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This building held skeletons of whales, the Minke, and other whales are endangered because Japanese hunters refuse to obey the hunting ban.  The length of the building, the long part of the L shape, is 100 feet. A blue whale, the largest living mammal on earth,  would take up the entire building. What interested me about this exhibit is signs on the building, Clam Chowder, $5 a bowl. A hotdog and a soda, $4. It went on to compare fish foods to junk foods and gave me another perspective on the relatively cheap food we have in America, healthy as opposed to unhealthy.

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It was about lunch time and we zapped over to Bennett’s Fish Shack, which came highly recommended and we weren’t disappointed.

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Clam chowder and crab cakes. The docent at the museum told us Dungeness crab tastes better than king crab. I have to agree.

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On the street we met little dog, Mikey. Who could resist a pose like that. I know he was just begging me to take him home. If I ever get another dog, I’ll chose a little one.

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After lunch, we walked in one of Washington State’s “heavy mists” along the harbor. It turns out that Westport is the most western point in the U.S. mainland coast. It also has the highest lighthouse on the West Coast, now open to tourists. We didn’t get there. But we had a great time photographing the largest Marina on the outer coast of the Pacific Northwest.  I stopped and gabbed with this fisherman and a couple of others. No luck. They all complained they’d seen few salmon in the water but this guy said, in a couple of weeks, there will be thousands of them in the harbor. People here love to fish.

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Suddenly, on float #8 (I think it was 8) we saw some excited activity, a plastic bag full of red meat salmon on the float. (Click to enlarge this photo, then back arrow to the blog.)

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A fishing boat had come in and this dude on the right was filleting them for the guys to take home.

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I asked him how many fish he’s cleaned and whether the people on the boat had any fun, like a little wine, some music, maybe a dance or…? He looked at me and said, …”fishing is fun, that’s what we do.” He said he’d probably cleaned a million fish.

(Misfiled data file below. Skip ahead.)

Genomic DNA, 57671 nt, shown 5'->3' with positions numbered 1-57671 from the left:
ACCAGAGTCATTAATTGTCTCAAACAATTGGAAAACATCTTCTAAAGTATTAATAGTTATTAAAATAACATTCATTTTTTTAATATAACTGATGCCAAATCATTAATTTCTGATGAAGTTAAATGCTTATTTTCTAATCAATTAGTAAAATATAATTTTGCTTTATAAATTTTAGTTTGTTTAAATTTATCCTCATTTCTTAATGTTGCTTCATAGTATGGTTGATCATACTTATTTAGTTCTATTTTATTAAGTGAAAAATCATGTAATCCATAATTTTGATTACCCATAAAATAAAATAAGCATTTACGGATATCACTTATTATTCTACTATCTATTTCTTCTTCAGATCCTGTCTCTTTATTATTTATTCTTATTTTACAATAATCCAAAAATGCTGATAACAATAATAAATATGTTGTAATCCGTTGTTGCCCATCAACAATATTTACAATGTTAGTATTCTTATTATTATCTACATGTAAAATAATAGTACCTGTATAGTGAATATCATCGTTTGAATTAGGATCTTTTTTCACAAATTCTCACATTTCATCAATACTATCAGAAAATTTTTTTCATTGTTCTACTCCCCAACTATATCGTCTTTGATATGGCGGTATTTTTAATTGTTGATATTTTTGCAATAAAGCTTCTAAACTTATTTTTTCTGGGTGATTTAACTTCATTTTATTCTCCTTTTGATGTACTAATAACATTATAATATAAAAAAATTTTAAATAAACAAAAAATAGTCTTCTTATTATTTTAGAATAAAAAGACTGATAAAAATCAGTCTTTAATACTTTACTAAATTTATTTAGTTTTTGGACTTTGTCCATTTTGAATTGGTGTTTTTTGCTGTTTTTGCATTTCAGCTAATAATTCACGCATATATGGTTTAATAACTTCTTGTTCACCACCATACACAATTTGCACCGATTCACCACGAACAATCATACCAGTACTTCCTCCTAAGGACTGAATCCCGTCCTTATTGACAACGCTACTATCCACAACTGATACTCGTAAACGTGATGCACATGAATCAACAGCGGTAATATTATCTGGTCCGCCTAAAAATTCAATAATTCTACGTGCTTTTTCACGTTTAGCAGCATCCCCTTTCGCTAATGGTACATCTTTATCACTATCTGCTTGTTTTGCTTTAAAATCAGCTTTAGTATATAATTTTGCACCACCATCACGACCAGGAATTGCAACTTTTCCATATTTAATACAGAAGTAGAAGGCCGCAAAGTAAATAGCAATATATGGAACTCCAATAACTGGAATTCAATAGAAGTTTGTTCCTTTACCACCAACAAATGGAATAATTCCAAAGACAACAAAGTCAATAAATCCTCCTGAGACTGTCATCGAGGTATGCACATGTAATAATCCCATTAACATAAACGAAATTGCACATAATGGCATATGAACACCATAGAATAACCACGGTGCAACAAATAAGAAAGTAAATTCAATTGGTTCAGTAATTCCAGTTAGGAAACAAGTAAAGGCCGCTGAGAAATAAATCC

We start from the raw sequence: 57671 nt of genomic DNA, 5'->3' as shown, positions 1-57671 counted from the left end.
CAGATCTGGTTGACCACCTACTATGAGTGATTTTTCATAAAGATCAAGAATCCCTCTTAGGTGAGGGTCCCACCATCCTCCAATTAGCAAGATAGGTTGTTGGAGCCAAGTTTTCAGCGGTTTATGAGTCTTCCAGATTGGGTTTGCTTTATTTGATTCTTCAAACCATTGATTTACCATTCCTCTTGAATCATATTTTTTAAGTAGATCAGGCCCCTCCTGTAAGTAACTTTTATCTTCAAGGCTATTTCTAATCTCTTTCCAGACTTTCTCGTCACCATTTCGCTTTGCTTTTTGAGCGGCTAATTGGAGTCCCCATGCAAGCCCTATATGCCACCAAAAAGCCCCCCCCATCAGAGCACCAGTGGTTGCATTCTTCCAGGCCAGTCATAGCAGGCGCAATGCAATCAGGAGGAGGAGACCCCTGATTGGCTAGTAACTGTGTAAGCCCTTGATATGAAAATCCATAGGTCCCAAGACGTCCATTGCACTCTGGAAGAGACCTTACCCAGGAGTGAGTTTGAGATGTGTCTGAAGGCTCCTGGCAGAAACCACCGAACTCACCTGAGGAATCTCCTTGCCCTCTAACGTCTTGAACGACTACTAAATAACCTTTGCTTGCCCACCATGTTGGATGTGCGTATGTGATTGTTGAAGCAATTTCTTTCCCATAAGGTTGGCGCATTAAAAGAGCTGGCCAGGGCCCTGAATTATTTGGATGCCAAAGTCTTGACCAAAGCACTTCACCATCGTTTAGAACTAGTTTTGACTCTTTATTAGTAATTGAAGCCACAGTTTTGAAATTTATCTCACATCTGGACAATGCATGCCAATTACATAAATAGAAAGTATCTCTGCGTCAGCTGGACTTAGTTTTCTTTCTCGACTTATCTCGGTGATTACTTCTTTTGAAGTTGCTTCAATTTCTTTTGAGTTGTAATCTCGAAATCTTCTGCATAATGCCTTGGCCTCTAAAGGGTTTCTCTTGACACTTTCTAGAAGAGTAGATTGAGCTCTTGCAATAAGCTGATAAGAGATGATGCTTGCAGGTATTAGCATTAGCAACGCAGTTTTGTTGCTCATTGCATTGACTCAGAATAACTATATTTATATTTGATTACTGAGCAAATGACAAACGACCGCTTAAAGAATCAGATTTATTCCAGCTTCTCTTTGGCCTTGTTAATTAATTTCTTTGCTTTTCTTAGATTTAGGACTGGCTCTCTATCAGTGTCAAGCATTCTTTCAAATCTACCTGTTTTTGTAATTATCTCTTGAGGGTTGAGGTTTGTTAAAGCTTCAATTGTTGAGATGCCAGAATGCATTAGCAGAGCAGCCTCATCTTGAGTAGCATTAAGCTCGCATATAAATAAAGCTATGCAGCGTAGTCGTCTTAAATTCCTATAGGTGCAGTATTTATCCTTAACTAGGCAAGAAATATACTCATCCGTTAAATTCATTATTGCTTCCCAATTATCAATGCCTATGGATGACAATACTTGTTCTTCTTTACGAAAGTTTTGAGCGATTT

both silvers, despite diff in color

These two silvers were on the boat walk and the fisherman was waiting in line to have them fileted.

I caught the big one for the day on his hat 14 pound silvers

He was only too glad to hoist them up for us to take a picture. He got the pin for the  day’s catch, “I caught the big ‘un on the Tequila. ” He hadn’t had them weighed yet. All hands estimated the big one to be 14 pounds. The captains know where the fish are and everyone got their limit which is two salmon, plus whatever else they are allowed.

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This guy was tagging heads. He knows how many boats go out each day. They are all licensed. They told him they had to throw back a silver which he records on his chart. He tells what boat these fish came from, the total catch, and a number of other statistics. He knows where they were raised, from what hatchery and the statistics give him an idea how many are still out there and when to close the season to allow for spawning. Fishing is tightly controlled to make sure enough survive and keep the fish numbers sustainable.

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We walked the floats and took pictures around the harbor. This is Jim’s favorite nickname for me.

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The marina is a fascinating place with small, individual boats like this one.

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To huge net trawlers like this one.

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We see very little color in this gray atmosphere.

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As we drew nearer the commercial floats, pens of fingerlings have been planted here. This gull somehow got under the net and then could not get out. We watched her try and try to get out. I know some birds mate for life, maybe gulls do to because the brownish gull kept returning to her and watching helplessly by while she struggled. It was sad to watch.

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A heron stayed hopefully by the fingerling beds for a long time.

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In two weeks, maybe the whole fishing fleet will be after the salmon. A poor fish doesn’t have a chance. I think there were 15 floats with boats tied to each side.

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We found fresh air, wonderful people, fish and beauty. But, I’m not finished. More tomorrow. We move 100 miles south today to Seaside.